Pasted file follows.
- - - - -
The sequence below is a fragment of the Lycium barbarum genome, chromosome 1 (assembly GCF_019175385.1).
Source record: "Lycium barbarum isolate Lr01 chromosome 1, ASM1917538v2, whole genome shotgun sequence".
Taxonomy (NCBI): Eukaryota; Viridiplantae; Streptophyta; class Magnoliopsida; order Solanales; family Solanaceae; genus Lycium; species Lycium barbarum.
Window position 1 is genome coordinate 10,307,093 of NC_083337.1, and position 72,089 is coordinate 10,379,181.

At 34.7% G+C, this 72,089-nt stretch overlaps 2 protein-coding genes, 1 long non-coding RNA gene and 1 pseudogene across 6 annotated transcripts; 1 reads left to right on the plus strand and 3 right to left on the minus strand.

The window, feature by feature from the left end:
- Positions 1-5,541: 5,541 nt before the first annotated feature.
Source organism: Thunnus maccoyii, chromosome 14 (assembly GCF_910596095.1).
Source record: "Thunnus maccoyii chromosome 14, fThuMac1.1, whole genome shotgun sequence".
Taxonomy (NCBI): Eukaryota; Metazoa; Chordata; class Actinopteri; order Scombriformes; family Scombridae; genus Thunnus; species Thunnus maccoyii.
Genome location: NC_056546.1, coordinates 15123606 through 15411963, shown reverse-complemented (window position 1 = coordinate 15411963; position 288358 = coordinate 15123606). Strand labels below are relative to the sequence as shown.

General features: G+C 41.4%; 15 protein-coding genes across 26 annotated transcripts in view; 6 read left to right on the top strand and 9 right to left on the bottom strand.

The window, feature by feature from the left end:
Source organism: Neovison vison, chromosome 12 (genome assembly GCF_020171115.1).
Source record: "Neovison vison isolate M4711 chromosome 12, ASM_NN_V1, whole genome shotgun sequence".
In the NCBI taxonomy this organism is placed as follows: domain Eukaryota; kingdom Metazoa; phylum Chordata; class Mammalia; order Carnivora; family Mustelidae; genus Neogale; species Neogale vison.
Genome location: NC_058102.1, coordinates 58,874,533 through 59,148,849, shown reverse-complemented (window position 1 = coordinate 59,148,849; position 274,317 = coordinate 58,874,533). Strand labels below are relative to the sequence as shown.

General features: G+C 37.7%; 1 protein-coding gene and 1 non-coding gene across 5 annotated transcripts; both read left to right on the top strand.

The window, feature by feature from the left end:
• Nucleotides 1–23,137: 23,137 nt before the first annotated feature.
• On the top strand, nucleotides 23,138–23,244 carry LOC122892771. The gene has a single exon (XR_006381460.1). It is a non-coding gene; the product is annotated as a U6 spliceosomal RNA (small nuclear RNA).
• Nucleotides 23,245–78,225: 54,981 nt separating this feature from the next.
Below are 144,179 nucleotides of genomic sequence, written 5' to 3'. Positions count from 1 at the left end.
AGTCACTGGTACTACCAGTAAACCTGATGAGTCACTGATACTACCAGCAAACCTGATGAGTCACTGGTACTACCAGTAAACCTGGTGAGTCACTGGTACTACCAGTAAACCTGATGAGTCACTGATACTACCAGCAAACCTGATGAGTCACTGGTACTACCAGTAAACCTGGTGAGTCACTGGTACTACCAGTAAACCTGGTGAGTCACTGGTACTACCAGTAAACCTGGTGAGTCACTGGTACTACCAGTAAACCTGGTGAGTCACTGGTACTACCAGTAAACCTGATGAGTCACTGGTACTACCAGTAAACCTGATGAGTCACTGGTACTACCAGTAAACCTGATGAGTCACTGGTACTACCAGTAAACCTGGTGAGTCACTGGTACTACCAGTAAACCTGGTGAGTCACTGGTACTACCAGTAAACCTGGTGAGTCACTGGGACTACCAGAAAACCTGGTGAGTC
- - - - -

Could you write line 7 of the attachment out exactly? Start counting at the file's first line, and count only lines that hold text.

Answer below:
- Positions 1-5,541: 5,541 nt before the first annotated feature.